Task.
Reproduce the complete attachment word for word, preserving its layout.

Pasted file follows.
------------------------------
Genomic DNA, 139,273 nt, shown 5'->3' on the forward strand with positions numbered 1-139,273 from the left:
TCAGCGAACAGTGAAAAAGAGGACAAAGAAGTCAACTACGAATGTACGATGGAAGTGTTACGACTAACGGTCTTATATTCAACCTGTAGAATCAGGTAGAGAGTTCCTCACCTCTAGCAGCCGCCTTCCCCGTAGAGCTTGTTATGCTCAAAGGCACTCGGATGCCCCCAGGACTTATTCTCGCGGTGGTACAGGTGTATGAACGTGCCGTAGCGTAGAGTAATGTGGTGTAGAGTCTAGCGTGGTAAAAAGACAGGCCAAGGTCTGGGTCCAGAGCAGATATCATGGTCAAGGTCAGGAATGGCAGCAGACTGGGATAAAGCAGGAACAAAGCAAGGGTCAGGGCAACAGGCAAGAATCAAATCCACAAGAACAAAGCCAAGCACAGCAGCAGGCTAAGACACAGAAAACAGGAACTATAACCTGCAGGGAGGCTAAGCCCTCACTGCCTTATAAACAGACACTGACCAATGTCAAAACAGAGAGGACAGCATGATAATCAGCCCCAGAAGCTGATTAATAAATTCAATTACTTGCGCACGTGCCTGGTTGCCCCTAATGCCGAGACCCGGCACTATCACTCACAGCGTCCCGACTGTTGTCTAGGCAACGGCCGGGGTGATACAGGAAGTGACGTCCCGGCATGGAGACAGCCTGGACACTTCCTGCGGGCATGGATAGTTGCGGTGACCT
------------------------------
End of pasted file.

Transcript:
Genomic DNA, 139,273 nt, shown 5'->3' on the forward strand with positions numbered 1-139,273 from the left:
TCAGCGAACAGTGAAAAAGAGGACAAAGAAGTCAACTACGAATGTACGATGGAAGTGTTACGACTAACGGTCTTATATTCAACCTGTAGAATCAGGTAGAGAGTTCCTCACCTCTAGCAGCCGCCTTCCCCGTAGAGCTTGTTATGCTCAAAGGCACTCGGATGCCCCCAGGACTTATTCTCGCGGTGGTACAGGTGTATGAACGTGCCGTAGCGTAGAGTAATGTGGTGTAGAGTCTAGCGTGGTAAAAAGACAGGCCAAGGTCTGGGTCCAGAGCAGATATCATGGTCAAGGTCAGGAATGGCAGCAGACTGGGATAAAGCAGGAACAAAGCAAGGGTCAGGGCAACAGGCAAGAATCAAATCCACAAGAACAAAGCCAAGCACAGCAGCAGGCTAAGACACAGAAAACAGGAACTATAACCTGCAGGGAGGCTAAGCCCTCACTGCCTTATAAACAGACACTGACCAATGTCAAAACAGAGAGGACAGCATGATAATCAGCCCCAGAAGCTGATTAATAAATTCAATTACTTGCGCACGTGCCTGGTTGCCCCTAATGCCGAGACCCGGCACTATCACTCACAGCGTCCCGACTGTTGTCTAGGCAACGGCCGGGGTGATACAGGAAGTGACGTCCCGGCATGGAGACAGCCTGGACACTTCCTGCGGGCATGGATAGTTGCGGTGACCT